Our information databases are growing bigger and bigger and we are running out of storage space. Currently, there is a total of around 3 zettabytes (10²¹ bytes) of digital information in the world. This takes up quite a lot of space but with new technologies, we could store all of that information in the back of a lorry.
Nick Goldman and Ewan Birney of the European Bioinformatics Institute (EBI) near Cambridge, had the idea of using DNA to encode information and therefore, store it. The plan at first, was to use the 4 different “bases” in DNA -adenosine (A), thymine (T), cytosine (C) and guanine (G) and have say, A and T represent 0 and C and G represent 1 so the code used would be the same as the one used in computers and other electronic devices. The problem was that it sometimes formed repetition of a single base and this could generate problems when reading it so it was decided to use a ternary system instead of a binary one. This means that the numerals 0,1 and 2 are used and this time, every base has a different number depending on the base that was just used as shown on the table:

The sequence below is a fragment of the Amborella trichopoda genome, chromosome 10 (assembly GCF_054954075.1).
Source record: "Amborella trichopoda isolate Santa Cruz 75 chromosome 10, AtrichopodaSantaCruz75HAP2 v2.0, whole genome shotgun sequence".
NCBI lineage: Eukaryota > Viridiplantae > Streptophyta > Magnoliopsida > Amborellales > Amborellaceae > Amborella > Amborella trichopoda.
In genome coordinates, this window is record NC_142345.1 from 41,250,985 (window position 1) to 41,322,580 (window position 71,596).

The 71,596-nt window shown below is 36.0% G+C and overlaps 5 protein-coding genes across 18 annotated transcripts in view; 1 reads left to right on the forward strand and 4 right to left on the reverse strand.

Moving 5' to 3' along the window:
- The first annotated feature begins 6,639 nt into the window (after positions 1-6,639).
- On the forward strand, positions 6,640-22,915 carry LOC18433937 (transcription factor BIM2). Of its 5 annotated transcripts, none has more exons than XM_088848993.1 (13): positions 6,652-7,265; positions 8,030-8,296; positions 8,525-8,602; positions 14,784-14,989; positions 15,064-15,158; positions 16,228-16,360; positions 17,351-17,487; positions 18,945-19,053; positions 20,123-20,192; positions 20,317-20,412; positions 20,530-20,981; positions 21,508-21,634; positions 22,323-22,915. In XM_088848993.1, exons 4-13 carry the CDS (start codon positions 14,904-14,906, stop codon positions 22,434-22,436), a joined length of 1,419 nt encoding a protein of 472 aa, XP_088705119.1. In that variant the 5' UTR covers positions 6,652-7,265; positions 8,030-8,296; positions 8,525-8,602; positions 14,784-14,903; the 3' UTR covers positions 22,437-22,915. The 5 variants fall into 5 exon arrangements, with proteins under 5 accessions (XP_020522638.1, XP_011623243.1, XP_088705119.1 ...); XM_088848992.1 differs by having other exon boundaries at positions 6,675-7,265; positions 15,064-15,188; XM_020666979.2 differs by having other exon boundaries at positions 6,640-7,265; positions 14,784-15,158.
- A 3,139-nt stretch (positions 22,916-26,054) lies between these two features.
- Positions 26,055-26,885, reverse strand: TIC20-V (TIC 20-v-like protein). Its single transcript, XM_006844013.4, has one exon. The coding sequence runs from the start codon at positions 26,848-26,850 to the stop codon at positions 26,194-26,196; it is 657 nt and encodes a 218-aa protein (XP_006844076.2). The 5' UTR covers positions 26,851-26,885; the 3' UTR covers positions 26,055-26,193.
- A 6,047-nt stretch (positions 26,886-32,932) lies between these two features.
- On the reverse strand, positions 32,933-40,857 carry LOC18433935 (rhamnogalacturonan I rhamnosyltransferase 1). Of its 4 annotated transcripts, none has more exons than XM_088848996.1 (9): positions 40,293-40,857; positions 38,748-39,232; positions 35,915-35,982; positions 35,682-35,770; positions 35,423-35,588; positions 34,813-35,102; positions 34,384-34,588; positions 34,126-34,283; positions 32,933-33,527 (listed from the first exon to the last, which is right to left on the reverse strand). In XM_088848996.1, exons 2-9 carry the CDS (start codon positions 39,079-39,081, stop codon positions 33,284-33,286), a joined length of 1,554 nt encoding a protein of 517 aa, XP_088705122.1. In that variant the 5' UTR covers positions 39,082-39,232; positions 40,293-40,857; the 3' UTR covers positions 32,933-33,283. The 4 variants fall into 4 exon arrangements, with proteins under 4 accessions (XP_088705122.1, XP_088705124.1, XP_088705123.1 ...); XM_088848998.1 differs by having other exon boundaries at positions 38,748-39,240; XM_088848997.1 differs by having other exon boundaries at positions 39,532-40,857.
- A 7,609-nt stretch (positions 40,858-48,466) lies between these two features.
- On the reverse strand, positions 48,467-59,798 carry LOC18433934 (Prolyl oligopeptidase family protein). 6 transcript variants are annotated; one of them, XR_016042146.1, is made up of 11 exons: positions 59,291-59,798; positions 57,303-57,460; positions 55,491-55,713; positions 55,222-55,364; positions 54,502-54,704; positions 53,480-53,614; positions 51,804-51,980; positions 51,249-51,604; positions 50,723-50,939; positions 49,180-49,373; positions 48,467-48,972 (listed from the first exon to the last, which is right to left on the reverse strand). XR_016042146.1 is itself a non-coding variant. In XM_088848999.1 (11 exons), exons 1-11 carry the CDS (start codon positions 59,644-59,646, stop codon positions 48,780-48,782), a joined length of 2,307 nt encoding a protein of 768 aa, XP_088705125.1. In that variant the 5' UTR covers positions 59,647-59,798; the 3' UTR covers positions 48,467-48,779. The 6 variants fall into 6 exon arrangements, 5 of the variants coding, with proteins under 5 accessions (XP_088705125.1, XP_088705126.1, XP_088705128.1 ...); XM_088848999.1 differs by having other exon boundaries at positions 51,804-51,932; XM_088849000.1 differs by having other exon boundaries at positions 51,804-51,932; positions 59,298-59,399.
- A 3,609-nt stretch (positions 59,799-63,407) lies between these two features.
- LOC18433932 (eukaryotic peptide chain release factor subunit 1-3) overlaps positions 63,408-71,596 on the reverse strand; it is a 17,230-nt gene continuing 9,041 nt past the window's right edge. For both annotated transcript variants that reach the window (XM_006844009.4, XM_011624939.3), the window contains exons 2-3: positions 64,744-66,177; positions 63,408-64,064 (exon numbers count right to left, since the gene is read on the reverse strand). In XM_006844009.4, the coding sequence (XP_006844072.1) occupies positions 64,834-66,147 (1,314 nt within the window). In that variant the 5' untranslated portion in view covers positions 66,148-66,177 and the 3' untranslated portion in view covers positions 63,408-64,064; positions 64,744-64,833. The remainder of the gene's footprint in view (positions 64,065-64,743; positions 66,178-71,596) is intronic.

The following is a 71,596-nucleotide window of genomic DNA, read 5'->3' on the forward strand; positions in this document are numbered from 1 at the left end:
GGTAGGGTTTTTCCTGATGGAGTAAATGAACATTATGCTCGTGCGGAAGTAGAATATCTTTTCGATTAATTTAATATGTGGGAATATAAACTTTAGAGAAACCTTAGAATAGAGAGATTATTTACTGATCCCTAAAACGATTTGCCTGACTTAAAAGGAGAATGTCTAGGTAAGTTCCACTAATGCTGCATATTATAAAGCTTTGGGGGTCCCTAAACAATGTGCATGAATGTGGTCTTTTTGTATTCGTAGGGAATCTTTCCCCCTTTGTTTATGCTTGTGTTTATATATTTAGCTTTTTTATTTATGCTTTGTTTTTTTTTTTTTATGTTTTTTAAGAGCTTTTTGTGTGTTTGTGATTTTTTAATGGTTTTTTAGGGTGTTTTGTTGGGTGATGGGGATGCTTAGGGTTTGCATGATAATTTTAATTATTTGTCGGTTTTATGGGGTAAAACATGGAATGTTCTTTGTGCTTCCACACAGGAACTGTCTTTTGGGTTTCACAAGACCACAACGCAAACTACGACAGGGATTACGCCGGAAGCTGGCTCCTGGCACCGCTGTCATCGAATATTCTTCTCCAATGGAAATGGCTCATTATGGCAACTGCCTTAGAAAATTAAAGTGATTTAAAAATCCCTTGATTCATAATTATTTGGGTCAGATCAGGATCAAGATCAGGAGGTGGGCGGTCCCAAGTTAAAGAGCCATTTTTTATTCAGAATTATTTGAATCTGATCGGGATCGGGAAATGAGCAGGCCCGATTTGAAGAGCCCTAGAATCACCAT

This has been tried out quite successfully with Martin Luther King’s “I have a dream” speech and a pdf about DNA. Unfortunately, DNA synthesising machines are not yet reliable so information has to be stored in many different chunks. Another downside is that this information takes very long to read but, hopefully, we will find a solution for that in the future. Furthermore, it is far more expensive than storing information on magnetic tape but it can store it for thousands of years without degrading like the magnetic tape would, after all, archeologists have been able to get information from DNA thousands of years old.
This was researched and written by Isabel Lammers when she was in 3rd ESO and now is a 4th ESO student.